Wednesday, May 19, 2010
Passed by Congress on May 19th 1828 the Tariff of 1828 was labeled the Tariff of Abominations by southerners.
Following the War of 1812 and the Napoleonic Wars, European blockades led English manufacturers to sell goods in America for price much less then American manufactures could sell for. So the United State passed a series of protective tariffs. Southern states felt the tariffs were unconstitutional, but the new Western and New England states favored them. A majority of New England Congressmen saw national benefits in the 1828 Tariff, as it would strengthen the countries manufacturing industry. This National benefit was stuck to even after the Democrats added in high import duties on raw wool which was essential to the New England textile industry.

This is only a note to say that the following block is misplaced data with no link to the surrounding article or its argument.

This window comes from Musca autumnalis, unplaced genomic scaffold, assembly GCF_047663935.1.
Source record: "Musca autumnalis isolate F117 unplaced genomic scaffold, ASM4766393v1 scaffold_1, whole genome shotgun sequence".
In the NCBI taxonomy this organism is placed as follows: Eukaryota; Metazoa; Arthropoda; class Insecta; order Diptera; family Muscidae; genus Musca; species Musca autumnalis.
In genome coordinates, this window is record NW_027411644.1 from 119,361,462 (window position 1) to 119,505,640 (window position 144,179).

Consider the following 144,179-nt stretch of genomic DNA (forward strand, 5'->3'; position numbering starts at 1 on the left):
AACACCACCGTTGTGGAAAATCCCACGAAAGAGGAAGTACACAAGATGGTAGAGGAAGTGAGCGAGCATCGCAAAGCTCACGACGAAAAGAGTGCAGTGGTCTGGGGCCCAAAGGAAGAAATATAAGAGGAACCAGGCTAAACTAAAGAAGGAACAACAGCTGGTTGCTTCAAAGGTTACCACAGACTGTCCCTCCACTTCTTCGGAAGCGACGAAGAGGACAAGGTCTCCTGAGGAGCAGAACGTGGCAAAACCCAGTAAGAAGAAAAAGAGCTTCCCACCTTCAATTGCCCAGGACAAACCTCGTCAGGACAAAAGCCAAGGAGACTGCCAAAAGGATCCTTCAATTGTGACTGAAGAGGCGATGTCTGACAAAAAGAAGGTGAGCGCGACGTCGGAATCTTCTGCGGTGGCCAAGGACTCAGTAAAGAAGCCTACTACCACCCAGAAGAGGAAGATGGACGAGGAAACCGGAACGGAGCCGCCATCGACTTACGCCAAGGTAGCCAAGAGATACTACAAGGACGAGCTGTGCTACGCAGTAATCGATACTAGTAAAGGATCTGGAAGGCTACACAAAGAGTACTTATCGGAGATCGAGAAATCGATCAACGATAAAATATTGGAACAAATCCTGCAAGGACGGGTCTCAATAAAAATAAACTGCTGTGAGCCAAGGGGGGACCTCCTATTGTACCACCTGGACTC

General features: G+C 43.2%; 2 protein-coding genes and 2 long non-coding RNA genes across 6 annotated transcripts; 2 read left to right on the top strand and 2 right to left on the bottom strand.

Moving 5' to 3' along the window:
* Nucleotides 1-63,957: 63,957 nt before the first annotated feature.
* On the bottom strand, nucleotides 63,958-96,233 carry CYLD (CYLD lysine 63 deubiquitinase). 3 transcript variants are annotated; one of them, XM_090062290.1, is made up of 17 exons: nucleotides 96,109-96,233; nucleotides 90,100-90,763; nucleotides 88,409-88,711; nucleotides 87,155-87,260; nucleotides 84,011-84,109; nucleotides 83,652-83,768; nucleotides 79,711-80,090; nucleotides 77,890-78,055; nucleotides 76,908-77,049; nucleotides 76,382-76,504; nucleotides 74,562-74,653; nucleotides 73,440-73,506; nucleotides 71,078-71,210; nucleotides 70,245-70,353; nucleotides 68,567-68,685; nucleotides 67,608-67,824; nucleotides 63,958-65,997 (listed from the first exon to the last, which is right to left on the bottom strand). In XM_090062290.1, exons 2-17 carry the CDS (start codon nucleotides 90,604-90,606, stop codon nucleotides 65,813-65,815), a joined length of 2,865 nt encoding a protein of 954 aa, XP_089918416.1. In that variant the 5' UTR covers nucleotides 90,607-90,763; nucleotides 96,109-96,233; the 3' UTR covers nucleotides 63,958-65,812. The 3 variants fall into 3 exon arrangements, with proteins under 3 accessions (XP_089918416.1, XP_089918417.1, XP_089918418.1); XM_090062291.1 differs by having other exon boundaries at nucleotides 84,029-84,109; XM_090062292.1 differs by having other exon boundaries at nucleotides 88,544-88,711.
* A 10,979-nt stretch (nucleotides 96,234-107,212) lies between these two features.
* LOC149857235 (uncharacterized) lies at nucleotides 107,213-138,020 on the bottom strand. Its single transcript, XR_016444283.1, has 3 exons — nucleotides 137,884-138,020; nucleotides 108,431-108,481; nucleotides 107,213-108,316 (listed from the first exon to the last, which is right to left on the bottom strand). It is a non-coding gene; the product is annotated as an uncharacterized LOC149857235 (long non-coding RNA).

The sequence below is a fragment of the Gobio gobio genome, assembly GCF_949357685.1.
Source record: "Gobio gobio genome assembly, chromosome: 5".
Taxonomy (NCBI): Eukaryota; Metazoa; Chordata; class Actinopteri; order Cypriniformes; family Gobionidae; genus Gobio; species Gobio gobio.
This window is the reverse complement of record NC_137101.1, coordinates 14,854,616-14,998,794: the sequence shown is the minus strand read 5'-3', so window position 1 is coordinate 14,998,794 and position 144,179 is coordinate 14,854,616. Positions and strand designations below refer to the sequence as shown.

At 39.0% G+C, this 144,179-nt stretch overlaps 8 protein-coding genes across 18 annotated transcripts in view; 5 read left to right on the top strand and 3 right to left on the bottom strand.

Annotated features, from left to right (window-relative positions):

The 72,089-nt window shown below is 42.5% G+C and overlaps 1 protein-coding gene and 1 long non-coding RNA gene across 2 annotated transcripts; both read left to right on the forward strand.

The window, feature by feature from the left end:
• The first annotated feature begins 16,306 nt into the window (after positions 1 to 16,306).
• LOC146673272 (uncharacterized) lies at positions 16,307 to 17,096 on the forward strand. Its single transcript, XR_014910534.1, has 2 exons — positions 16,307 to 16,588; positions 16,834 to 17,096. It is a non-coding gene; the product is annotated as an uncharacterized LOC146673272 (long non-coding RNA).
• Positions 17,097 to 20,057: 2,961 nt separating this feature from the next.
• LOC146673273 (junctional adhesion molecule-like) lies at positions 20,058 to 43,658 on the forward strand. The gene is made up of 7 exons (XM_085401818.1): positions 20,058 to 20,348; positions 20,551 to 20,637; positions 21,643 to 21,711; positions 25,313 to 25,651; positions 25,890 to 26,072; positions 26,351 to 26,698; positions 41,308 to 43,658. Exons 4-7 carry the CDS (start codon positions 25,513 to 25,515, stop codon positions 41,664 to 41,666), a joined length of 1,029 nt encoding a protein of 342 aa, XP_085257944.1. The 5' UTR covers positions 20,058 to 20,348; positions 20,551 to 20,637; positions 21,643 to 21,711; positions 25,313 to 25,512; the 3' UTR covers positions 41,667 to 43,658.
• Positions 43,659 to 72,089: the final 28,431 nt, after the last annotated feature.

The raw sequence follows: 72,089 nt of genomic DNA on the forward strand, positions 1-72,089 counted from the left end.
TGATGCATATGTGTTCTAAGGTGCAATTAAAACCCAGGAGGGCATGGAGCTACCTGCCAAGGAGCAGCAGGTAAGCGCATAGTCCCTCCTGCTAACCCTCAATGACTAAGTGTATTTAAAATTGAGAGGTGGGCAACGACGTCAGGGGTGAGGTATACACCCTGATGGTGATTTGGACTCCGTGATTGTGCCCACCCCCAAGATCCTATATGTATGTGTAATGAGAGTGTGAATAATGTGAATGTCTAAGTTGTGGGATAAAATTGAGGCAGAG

Although he knew it would hurt him politically, President John Quincy Adams signed the 1828 Tariff. [The 1828 Presidential election was a land slide for Andrew Jackson.] Finding a reduced market for their goods, the British reduced the amount of cotton bought from the United States, which hurt the southern growers. John C Calhoun then the Vice-President strongly opposed the tariff and urged South Carolina to nullify the act. In November 1832 the state held a convention which overwhelmingly passed an ordinance declaring the tariff unenforceable in South Carolina. President Andrew Jackson threatened to send Federal troops into South Carolina to regain control.